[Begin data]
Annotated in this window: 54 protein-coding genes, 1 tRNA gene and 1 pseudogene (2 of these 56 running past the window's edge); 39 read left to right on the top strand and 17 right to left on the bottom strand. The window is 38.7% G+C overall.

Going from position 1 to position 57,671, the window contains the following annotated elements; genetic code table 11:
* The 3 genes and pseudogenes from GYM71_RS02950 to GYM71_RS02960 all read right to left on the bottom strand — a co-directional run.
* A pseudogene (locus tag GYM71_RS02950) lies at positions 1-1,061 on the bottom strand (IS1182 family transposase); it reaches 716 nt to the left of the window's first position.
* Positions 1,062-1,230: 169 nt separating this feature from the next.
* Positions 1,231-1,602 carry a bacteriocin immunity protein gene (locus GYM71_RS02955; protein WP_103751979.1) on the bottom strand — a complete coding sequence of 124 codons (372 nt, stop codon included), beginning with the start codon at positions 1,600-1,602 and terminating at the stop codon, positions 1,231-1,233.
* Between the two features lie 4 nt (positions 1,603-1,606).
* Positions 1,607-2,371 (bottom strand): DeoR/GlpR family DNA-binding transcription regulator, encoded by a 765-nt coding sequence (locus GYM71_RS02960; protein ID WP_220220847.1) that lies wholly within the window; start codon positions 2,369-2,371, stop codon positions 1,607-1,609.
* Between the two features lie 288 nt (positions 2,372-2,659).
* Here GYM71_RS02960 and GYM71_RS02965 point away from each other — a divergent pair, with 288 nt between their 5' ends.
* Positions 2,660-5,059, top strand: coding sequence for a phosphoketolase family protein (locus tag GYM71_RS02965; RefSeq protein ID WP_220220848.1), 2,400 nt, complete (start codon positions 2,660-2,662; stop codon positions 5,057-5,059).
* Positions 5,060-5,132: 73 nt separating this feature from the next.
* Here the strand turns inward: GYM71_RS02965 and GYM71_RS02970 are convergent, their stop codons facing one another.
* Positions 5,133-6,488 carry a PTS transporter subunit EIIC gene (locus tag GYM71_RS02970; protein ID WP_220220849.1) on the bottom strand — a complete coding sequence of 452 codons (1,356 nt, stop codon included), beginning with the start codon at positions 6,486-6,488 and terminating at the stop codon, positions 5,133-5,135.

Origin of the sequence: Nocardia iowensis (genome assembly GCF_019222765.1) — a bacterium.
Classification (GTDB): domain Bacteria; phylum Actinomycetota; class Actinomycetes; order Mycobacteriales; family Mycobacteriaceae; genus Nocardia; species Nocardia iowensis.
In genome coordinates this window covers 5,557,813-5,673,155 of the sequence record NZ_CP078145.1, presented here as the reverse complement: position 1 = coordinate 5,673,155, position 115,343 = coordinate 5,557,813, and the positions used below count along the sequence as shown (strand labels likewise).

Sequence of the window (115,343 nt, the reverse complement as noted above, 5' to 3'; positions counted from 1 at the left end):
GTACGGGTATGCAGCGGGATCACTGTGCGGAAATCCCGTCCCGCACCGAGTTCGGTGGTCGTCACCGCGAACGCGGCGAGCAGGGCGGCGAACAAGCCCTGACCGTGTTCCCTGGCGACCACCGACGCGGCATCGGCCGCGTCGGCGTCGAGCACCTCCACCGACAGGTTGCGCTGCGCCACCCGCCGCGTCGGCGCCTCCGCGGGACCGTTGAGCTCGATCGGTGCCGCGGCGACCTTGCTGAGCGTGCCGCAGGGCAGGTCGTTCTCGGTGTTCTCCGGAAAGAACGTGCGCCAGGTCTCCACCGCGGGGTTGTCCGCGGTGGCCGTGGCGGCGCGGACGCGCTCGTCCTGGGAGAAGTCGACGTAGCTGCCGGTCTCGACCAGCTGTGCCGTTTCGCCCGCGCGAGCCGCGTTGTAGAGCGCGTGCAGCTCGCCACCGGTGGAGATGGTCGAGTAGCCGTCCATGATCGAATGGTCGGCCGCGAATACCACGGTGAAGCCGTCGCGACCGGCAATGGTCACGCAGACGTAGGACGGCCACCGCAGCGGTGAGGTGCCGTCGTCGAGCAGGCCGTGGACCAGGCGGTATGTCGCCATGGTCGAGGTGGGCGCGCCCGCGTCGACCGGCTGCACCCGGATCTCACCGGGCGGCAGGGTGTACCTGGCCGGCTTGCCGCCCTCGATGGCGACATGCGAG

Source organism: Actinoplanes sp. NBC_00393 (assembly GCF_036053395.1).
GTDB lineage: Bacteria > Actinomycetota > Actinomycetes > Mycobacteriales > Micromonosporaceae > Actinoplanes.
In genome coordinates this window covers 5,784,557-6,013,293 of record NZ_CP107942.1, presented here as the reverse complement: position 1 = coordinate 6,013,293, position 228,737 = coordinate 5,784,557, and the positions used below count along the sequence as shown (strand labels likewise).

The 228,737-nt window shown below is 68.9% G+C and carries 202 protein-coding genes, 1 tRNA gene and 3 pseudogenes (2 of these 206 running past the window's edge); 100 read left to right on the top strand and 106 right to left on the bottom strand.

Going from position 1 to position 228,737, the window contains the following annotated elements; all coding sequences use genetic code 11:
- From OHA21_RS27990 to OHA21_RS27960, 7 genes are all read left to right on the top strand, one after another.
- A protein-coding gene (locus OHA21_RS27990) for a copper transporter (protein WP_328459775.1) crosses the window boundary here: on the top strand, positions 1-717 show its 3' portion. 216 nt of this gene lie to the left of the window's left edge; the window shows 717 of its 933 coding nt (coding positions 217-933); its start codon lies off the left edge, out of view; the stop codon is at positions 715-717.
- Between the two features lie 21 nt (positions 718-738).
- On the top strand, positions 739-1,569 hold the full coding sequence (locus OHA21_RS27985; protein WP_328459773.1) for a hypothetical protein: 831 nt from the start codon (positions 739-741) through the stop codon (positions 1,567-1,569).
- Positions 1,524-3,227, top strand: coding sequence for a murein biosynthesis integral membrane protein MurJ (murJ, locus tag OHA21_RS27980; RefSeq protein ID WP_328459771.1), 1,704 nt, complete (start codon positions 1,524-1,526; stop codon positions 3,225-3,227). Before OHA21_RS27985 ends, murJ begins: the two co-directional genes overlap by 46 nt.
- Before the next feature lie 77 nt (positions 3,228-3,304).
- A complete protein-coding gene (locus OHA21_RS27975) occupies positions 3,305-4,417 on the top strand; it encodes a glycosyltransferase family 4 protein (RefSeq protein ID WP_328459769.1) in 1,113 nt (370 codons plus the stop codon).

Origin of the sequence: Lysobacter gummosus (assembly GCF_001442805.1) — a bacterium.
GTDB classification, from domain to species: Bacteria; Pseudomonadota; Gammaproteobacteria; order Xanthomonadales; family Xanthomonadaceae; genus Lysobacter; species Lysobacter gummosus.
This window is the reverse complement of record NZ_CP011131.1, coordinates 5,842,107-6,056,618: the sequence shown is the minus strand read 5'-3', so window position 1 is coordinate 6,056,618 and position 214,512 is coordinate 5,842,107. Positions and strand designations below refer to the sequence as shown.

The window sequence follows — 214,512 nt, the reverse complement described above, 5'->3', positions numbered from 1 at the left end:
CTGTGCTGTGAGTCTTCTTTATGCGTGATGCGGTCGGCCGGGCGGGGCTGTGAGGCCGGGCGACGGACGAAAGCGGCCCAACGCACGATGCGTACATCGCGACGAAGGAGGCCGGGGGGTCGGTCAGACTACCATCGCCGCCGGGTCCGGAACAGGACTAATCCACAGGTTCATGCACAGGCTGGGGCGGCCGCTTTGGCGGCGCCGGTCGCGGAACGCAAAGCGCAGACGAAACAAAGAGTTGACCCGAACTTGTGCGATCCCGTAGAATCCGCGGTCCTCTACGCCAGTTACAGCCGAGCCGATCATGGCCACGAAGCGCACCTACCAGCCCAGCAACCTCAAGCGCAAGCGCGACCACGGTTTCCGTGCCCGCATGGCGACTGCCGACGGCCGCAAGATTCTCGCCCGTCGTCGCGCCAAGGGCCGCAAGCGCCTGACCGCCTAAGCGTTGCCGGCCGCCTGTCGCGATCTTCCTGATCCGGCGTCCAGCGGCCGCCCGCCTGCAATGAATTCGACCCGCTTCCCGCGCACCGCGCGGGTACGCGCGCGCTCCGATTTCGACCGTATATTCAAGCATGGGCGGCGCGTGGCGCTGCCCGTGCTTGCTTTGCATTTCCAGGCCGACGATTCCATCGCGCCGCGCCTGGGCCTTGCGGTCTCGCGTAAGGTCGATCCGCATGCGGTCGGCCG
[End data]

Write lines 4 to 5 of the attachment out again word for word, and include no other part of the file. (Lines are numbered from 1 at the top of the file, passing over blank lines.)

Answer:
* A pseudogene (locus tag GYM71_RS02950) lies at positions 1-1,061 on the bottom strand (IS1182 family transposase); it reaches 716 nt to the left of the window's first position.
* Positions 1,062-1,230: 169 nt separating this feature from the next.